PERE Asia: Managers taking more risk for less return

The mega-funds in Asia are attracting the bulk of the capital but they are also straddling different investment strategies with varying levels of risk, remarked the panelists at PERE’s annual real estate conference in Hong Kong.

Real estate investment fund managers in Asia are moving down the yield curve but taking on more risk, heard delegates at PERE Asia, the annual real estate conference in Hong Kong.

Mark Fogle, head of real estate and managing director for Baring Private Equity Asia said a flight to quality by investors has resulted in a reemergence of the mega- fund managers raising bulk of the capital in the region. However, he voiced his concerns about the investment approach of some of these managers.

“We have gone through a major global financial crisis to now a euphoric capital raising environment and the hunt for yield in a low interest rate environment. In the last year or two we have seen fund managers move down the yield curve while taking the same risk. Opportunistic fund managers are doing value-add funds, value-add fund managers are launching core funds. However if we don’t deliver returns to investors as a collective, there will be less of us around in the next cycle.”

Fogle also drew attention towards how some of these mega -funds are finding it hard to deploy large sums of money owing to the limited availability of assets in the market.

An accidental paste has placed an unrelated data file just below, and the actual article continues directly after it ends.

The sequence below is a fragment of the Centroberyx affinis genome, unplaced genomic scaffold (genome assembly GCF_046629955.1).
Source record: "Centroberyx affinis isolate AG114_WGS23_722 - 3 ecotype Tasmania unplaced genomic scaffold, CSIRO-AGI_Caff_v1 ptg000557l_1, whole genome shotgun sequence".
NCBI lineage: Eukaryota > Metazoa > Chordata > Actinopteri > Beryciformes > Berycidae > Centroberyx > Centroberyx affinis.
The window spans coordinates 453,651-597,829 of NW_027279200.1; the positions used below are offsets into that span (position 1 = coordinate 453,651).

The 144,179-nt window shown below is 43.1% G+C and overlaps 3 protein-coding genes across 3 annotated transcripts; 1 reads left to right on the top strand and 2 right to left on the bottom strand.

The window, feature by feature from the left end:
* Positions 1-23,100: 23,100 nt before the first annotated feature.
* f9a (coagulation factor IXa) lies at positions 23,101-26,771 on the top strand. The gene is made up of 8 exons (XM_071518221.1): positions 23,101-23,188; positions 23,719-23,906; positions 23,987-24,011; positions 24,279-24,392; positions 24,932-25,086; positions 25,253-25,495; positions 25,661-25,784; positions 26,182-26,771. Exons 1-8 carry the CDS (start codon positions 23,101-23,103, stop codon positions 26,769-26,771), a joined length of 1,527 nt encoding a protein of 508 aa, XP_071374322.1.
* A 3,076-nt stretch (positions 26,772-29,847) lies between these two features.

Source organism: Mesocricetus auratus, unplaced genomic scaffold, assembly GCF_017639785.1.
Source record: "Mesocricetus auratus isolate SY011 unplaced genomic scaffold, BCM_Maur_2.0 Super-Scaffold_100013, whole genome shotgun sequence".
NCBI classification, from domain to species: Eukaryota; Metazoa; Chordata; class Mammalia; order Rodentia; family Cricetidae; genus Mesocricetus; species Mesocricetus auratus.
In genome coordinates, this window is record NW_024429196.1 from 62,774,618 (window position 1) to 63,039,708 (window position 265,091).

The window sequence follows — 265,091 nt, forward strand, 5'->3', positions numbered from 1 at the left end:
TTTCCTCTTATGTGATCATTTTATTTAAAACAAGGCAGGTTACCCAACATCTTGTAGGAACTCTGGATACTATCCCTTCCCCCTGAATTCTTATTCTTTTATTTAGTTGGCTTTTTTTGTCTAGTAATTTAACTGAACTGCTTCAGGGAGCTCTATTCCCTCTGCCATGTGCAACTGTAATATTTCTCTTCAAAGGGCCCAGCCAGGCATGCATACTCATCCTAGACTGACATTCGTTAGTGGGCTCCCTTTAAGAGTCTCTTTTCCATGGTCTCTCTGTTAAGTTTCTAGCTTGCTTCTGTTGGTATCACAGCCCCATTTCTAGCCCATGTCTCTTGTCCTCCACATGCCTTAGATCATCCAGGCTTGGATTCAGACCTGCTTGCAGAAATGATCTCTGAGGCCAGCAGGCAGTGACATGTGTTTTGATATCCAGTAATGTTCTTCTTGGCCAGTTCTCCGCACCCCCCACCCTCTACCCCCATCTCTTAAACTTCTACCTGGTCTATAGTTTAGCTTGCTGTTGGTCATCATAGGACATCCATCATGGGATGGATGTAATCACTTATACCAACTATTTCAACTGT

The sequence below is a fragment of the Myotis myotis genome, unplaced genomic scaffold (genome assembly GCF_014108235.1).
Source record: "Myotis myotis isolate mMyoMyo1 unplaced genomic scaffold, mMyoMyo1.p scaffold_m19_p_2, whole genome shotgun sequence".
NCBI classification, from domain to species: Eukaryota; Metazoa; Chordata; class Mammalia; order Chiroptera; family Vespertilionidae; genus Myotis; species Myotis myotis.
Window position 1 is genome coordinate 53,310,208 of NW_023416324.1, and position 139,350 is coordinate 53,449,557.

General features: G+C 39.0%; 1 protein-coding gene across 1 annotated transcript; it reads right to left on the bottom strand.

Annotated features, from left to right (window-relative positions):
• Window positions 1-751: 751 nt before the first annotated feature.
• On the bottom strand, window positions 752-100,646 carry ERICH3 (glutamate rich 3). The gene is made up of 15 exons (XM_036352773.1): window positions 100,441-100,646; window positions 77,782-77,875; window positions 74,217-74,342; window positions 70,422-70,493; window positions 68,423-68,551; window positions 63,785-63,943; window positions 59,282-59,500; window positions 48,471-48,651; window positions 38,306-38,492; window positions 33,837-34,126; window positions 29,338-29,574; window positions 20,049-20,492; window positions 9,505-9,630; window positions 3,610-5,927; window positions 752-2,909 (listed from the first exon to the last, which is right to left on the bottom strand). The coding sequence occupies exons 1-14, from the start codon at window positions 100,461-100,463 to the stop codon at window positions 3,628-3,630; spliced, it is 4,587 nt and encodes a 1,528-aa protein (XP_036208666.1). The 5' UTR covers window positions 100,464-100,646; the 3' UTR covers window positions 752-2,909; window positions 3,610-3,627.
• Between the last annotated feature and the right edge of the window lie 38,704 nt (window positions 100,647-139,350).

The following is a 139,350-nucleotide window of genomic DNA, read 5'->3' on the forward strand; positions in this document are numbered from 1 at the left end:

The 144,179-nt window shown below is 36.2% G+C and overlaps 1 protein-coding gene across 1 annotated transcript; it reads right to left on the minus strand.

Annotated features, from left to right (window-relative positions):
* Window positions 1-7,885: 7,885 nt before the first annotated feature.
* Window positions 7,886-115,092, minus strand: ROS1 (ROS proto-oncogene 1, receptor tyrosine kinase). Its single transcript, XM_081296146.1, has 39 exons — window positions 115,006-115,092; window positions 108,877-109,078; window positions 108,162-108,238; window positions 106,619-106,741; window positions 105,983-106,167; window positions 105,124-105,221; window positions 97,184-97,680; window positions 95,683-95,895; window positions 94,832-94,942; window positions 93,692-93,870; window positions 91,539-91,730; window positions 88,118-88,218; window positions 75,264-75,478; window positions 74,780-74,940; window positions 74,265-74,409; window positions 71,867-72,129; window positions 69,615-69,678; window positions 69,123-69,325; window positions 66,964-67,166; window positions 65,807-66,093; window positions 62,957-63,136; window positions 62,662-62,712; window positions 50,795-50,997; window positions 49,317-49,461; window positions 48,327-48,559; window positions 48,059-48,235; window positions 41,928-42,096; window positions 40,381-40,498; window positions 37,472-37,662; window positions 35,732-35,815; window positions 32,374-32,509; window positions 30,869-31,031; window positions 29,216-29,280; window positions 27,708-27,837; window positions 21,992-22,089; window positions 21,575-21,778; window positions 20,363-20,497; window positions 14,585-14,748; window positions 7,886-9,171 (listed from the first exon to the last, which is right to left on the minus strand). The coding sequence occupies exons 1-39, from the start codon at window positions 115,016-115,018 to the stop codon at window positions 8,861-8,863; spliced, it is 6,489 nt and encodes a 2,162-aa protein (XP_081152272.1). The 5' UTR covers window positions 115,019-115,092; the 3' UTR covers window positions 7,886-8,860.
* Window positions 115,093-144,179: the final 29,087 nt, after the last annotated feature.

“They go up and down in asset size, ranging from investing $400 million in equity to $30 million. Even for opportunistic funds, managers take 80 to 90 percent leverage so the equity check is only around $100 to $200 million,” he said.

According to Suchad Chiaranussati, managing director at SC Capital Partners however, Asia continues to lack quality real estate fund managers, which is the reason behind global investors allocating lesser percentage to the region.

“The global allocation to Asian real estate is still low. Pensions funds in the US and Europe have between 5 to 12 percent allocation to real estate globally, and only 5 percent of that overall allocation is for Asia. In my view, the allocation to Asia should be three to four times more.”

According to Goodwin Gaw, chairman and managing principal of Gaw Capital Partners execution ability has become a paramount factor for a GP’s success in the region.

“The rules of the game have changed in China and have started to mimic what is happening in the Western world. Earlier it was only about having the right relationships but now you need to be able to execute and add value to an asset,” he said.